Unresponsive Firefox Scripts and RUZEE.Borders

There are quite some complaints and solutions about Firefox displaying annoying “unresponsive JavaScript detected, continue?” messages.

If you have scripts that simply sometimes take longer to do their stuff, you shouldn’t however force your visitors to change the default JavaScript “timeout” value as proposed by the tips linked above. You should consider doing parts of your calculations asynchronously and give free the one and only JavaScript execution thread for some milliseconds. Firefox will be happy in this case and won’t display the annoying message anymore, even when configured with its default settings.

I did that with the latest version 0.12 of RUZEE.Borders. Let’s have a look at the main rendering loop:

  if(onfinished) RUZEE.Borders.onfinished=onfinished;
  var start=new Date().getTime();
  for(rule in RUZEE.Borders.mappings){
    var e=RUZEE.Borders.cssQuery(rule);
    var b=new RUZEE.Borders.Border(RUZEE.Borders.mappings[rule]);
    delete RUZEE.Borders.mappings[rule];
    // if we are rendering for more than 3 seconds, give Firefox some time to get
    // rid of the "unresponsive script" message.
    if(new Date().getTime()-start>3000){
  if(RUZEE.Borders.onfinished) RUZEE.Borders.onfinished();

In the beginning, the script saves the current time. Then it iterates over all rules inside the mappings hash table. It removes each rule on calculation (b.calc(e) and the delete before that line). Nothing really exciting up to that point. But hey, now comes the trick: Inside the loop the time is checked how long the loop is already running. If that is more than three seconds, the loop will hibernate and schedule it’s executing after 0 seconds – so most probably right after the return statement.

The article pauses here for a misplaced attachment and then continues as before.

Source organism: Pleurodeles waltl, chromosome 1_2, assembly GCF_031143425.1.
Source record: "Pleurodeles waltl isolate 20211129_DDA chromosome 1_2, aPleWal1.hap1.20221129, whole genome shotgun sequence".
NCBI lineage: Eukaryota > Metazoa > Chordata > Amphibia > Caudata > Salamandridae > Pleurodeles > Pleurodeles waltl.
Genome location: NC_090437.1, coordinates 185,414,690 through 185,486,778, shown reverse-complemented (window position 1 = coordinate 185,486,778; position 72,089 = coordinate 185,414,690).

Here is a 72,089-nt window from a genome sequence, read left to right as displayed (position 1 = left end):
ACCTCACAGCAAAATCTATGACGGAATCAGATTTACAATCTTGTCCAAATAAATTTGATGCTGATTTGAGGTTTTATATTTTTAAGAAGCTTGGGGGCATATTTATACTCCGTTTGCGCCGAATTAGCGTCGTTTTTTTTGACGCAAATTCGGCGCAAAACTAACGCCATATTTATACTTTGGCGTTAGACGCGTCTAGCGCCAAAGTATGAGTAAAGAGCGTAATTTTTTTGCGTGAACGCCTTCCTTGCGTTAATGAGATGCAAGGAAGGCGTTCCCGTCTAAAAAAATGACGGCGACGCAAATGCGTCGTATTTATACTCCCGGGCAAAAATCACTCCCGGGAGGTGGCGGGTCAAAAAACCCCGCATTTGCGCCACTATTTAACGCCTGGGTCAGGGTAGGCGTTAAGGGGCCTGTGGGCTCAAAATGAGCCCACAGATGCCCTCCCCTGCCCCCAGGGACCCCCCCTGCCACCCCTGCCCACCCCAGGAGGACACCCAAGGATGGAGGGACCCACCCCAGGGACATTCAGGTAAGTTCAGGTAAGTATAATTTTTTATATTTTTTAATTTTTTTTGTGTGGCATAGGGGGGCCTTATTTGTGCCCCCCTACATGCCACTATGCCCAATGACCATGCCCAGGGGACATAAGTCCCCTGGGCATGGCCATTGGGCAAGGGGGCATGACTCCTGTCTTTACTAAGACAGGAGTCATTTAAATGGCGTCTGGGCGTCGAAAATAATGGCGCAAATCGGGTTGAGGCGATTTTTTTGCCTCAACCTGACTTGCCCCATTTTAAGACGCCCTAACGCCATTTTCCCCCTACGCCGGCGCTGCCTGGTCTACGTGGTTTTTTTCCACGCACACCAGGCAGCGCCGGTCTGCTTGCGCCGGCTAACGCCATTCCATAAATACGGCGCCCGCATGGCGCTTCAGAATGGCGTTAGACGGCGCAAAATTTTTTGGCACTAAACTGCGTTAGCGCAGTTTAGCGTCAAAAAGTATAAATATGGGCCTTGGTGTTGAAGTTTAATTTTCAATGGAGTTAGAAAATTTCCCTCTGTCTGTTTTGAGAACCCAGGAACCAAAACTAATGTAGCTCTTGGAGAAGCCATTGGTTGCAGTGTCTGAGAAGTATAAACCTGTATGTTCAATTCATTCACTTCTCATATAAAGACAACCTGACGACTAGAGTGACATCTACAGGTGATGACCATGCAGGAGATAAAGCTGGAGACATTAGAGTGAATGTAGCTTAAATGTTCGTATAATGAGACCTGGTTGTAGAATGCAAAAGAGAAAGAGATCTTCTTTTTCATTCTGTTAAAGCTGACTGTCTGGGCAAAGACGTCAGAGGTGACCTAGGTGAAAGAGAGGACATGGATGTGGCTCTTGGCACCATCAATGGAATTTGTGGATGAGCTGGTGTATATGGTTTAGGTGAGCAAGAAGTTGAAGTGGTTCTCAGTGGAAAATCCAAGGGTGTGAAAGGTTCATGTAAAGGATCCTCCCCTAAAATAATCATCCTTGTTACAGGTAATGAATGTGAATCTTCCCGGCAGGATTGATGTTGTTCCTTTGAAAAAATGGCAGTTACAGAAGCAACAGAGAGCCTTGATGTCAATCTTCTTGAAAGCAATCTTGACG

Firefox sees that a script was running for something like 3 seconds and doesn’t realize that the script continues afterwards. The trick works, because the mappings hash table gets emptied more and more with each iteration. Once we are done, i.e. all mappings have been processed, the calculations finally get rendered (renderCalcs()) and the onfinished callback gets called.

Wait… onfinished callback? Well, the render method won’t block until all mappings have been calculated. It will return after something like max. 3 seconds, the rest will be calculated “in the background” via the “setTimeout deamon”. That’s why you have to use a callback that gets invoked once the calculations and renderings are finished – you can’t rely on the return of render anymore! Have a look at the “Internet Explorer Blank Page trick” in the Tips and Tricks section of the RUZEE.Borders page.

The method described here can be used for every “iteration takes too long in Firefox” problem – although the solution feels like Windows 3.0 programming, it’s kind of clean – hope you like it ;-).